There may be no such thing as a free lunch, but FreeMonee Network is convincing investors and bank partners that giving people money to spend at a specific store will cause them to spend even more there.

Since its debut last year, the San Mateo, Calif., firm has landed Capital One (COF) and U.S. Bank (USB) as merchant acquiring partners. And it just raised another $34 million, quadrupling its total funding to $45 million.

The latest round was led by Charles Ryan, the chairman of UFG Asset Management and former Chief Country Officer and CEO of Deutsche Bank (DB) Group in Russia. Ryan's claim to fame was backing Yandex, the Russian search engine which has gone toe to toe with Google (GOOG) in that country.

FreeMonee tries to differentiate itself by letting merchants offer personally-targeted cash gifts to consumers instead of coupons or general gift cards, based on a deep dive into that consumer's demonstrated propensity to shop at that specific retailer.

The lure for consumers and merchants is a potential head start on a shopping spree. For banks, the selling point is a new way to earn fees, both from the FreeMonee relationship and from increased consumer activity pegged to the gifts.

"The gift can change consumer behavior in a way that isn't about sales. It's like the difference between getting a birthday gift and a coupon that's good for $10 off of a specific $100 item," says Gadi Maier, the president, CEO and co-founder of FreeMonee-whose founders include veterans of Google, Visa (V), Oracle (ORCL), Coca Cola (KOF) and Procter & Gamble (PG).

FreeMonee calculates the likelihood a consumer will visit a merchant and spend more than the amount of the gift. The firm does this by running a number of data points culled from acquiring institutions and publicly available sources, through internal analytics that attempt to determine a consumer's propensity to buy.

"What we do is present a cash incentive that's been tailored for a specific person," Maier says.

FreeMonee searches its database for purchases made by similar consumers, personal spending history, frequency of purchases, the consumer's distance from the store and other data from the consumer's card relationship. The firm calculates a score for customer spending levels at specific stores, which helps determine the size of the gift, usually $5 to $50.

FreeMonee calculates the optimum incentive — big enough to entice the consumer but small enough that the merchant can afford it — and tracks redemption rates. The merchants pay FreeMonee to offer promotions and the firm splits the fee (averaging $50 per card per year) for completed offers with the financial institution. Consumers receive the gift via an email alert or text, and can spend the money on whatever they want at the retailer, the obvious limitation being the money has to be spent at that retailer. The gifts usually expire several days after the offer.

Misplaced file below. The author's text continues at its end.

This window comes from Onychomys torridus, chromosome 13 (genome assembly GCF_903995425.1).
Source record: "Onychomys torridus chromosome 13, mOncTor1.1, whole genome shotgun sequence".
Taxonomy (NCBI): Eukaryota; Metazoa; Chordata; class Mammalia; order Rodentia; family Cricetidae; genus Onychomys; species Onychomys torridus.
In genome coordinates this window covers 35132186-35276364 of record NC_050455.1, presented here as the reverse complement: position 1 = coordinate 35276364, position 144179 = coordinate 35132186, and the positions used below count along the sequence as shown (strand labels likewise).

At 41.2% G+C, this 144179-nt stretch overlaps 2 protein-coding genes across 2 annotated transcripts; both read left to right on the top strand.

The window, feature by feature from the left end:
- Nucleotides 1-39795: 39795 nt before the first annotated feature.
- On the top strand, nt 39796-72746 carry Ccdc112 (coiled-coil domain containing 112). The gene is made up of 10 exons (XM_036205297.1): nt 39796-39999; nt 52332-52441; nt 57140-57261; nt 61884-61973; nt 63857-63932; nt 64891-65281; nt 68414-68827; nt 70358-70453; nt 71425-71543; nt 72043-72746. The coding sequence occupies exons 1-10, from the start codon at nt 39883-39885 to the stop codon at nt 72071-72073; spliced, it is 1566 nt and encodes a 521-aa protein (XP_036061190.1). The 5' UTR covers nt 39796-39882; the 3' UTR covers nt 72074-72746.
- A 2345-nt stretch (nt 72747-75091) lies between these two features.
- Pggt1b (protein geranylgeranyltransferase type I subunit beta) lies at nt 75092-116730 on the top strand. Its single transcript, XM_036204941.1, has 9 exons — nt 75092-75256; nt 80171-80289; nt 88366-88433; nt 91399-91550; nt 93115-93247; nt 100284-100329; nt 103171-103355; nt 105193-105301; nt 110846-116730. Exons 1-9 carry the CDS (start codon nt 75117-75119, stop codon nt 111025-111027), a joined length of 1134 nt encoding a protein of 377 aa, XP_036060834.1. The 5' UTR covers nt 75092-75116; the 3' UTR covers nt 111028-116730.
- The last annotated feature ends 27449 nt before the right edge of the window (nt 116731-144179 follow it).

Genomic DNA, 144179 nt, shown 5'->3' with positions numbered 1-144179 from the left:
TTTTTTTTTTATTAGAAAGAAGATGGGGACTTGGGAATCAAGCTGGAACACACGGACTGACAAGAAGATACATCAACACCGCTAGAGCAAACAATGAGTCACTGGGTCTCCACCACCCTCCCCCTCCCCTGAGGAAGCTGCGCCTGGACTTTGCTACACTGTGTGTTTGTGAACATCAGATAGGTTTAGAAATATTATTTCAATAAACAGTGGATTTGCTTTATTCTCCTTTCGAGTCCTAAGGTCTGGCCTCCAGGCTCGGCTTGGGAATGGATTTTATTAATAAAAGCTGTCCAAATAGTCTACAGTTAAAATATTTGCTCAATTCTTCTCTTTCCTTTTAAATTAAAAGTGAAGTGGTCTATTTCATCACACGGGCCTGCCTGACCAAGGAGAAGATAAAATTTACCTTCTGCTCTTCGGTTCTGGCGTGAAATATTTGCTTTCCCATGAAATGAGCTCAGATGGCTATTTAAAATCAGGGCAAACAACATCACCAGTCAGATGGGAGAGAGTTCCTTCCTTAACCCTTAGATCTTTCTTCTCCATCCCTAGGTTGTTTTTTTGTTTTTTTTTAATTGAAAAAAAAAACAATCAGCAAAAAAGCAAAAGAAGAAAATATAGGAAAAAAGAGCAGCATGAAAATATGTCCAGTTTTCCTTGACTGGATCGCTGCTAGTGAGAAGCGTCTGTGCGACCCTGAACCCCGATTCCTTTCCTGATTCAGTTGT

Capital One, for example, uses FreeMonee to power its new personalized deals program in which offers are delivered to consumers based on spending habits. Capital One's program loads the deals directly onto consumer accounts for specific merchants. U.S. Bank also offers a similar program that matches consumer activity to specific offers at merchants.

FreeMonee sees only the transaction data, not information that can identify the customer.

"We know your behavior, and compute likelihood of how you will enjoy a gift from a certain retailer," Maier says, adding the firm will use the capital it just raised to hire people and beef up the algorithms used to compute the cash gifts.

Other firms offering similar services as FreeMonee include Edo, which uses a service called Geocommerce to analyze location data in customer transactions. After a purchase, Geocommerce provides a special offer for a merchant that is within walking distance of the initial payment. The idea behind the offers, which usually expire in a few hours, is to spur quick spending for related products at nearby merchants. Edo, whose clients include Fifth Third (FITB) and Ally Financial, offers additional merchant reward programs that have longer time windows.

There's also potential to use the transaction and account data aggregation that drives personal financial management tools to power merchant incentives.

Bryan Clagett, the chief marketing officer at Geezeo, says it does not offer FreeMonee-style gifting tech today "but no doubt we see opportunity to leverage aggregated and transactional data as a means to drive relevant merchant offers." Geezeo provides bank and credit union clients with the ability to present relevant banking product and service offers through a free marketing program that leverages demographic profiles, types of financial accounts and transaction data.

A Mint spokeswoman said the firm aggregates users' spending to identify ways to save money, but does not offer a FreeMonee-style gift product.

Other investors in FreeMonee's latest funding round included Redpoint Ventures, Sutter Hill Ventures, Opus Capita Ventures and Pinnacle Ventures.